What We’re Reading: Policies Lead to HIV Prevention

A man in Cote d’Ivoire visits his local health clinic supported by the Elizabeth Glaser Pediatric AIDS Foundation.

Olivier Asselien/CDI

This week, we’re reading how global efforts to end HIV/AIDS impact not only the lives of people living with HIV, but also the perception of the United States abroad. U.S. Global AIDS Coordinator Debbie Birx discusses her plans for PEPFAR’s future, while a local community health educator tackles HIV/AIDS in Washington, D.C.

MSNBC – A World Where No Child is Born with HIV – Anna Squires Levine, president of Born Free, joins Hardball to talk about the fight for a world where no child is born with HIV, and her organization’s effort to create that world.

EGPAF Birx Vows to Continue Practice of Good Public Health, No Matter the Context – U.S. Global AIDS Coordinator Debbie Birx shares her vision for PEPFAR’s future in her first statement as the head of the United State’ international AIDS policies.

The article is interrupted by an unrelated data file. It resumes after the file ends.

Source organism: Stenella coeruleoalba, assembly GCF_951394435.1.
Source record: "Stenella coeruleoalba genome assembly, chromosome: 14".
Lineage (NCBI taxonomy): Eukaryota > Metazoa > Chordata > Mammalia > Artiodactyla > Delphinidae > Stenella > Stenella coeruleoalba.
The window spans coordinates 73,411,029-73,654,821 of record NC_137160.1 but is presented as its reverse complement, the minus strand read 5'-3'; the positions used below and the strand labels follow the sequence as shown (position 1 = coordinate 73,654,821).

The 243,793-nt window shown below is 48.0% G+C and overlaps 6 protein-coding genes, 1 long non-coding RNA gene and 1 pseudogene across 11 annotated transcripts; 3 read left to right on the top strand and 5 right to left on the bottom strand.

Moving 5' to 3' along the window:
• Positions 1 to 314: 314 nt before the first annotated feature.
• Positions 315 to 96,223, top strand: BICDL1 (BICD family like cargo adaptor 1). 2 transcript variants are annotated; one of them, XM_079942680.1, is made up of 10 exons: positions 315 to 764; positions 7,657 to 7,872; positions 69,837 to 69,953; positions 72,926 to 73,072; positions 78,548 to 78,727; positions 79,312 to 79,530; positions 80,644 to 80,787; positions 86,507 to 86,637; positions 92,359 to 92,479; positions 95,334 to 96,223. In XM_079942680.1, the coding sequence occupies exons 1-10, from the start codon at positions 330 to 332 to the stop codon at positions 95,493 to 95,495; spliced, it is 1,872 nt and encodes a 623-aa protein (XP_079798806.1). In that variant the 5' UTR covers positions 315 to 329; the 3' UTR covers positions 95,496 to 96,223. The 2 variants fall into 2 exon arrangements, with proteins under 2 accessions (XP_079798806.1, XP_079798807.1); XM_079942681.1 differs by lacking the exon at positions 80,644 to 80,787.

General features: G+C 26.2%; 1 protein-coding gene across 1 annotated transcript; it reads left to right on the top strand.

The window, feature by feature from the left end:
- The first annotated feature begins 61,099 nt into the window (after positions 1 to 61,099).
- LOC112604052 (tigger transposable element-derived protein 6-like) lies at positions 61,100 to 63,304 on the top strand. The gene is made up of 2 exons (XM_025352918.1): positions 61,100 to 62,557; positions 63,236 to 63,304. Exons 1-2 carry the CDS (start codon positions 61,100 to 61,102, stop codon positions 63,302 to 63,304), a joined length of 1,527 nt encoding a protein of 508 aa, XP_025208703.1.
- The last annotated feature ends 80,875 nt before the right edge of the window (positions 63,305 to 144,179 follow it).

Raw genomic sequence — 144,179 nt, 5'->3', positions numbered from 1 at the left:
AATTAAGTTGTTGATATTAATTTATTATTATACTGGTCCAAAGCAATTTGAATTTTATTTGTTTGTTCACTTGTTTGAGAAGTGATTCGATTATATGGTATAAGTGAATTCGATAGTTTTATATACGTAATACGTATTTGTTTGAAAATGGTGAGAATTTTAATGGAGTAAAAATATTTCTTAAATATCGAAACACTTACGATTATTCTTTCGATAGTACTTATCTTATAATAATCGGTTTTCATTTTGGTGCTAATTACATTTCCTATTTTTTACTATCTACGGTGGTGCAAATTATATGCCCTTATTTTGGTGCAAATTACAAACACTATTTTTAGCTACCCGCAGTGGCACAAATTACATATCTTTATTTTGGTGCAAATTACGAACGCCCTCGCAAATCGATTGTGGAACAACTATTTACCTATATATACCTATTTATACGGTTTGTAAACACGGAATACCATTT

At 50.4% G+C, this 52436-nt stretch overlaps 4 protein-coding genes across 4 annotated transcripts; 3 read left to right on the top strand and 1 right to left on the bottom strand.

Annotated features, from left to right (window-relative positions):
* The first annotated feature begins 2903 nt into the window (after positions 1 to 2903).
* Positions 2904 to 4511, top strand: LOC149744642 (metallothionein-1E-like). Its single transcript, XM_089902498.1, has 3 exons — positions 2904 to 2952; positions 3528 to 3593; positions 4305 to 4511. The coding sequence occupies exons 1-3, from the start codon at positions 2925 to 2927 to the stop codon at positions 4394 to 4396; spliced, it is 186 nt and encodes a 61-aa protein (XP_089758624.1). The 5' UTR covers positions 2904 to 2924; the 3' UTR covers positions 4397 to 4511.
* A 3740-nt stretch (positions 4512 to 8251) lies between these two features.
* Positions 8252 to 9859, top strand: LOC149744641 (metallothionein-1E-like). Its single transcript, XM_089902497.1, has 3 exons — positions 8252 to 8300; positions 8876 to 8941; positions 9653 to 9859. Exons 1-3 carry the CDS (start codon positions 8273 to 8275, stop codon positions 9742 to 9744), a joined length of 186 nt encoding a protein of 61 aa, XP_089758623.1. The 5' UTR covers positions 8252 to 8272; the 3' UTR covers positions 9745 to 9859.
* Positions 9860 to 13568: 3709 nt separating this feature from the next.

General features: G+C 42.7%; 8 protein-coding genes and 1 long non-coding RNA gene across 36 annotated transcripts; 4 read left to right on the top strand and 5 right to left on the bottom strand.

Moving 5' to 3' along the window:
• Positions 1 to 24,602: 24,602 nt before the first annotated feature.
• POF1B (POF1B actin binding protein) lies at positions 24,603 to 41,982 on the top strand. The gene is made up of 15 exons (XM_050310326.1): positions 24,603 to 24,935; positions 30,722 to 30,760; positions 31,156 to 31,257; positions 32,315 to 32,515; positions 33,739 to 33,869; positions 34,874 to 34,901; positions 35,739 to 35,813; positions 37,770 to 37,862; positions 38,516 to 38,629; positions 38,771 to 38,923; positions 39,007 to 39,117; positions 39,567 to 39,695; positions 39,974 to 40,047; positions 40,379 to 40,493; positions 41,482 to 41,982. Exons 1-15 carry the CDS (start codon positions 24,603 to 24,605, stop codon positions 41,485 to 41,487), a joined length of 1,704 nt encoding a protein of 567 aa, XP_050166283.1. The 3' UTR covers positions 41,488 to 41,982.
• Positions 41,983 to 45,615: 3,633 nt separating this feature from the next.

The Washington PostDoing Well by Doing Good: Foreign Aid Improves Opinions of the U.S. – Recent studies suggest that foreign aid, particularly aid in the global health arena, improves perceptions of the United States in recipient countries, compelling leaders to work in concert toward common goals, such as ending AIDS in Africa.

Science Speaks Experts in Focus: Dr. Laura Guay – EGPAF’s Vice President of Research Laura Guay, M.D., reflects on how HIV/AIDS has defined her career and changed her life.

Child TrendsMapping Family Change and Child Well-Being Outcomes – Check out the most recent statistical map from the World Family Map Project, which monitors family well-being and investigates how family characteristics affect children’s healthy development around the globe.

EGPAF Taking on HIV and AIDS in our Backyard – Nanah Fofanah, a Whitman-Walker Health community health educator, discusses what it’s like to be on the front line of the HIV epidemic in our nation’s capital.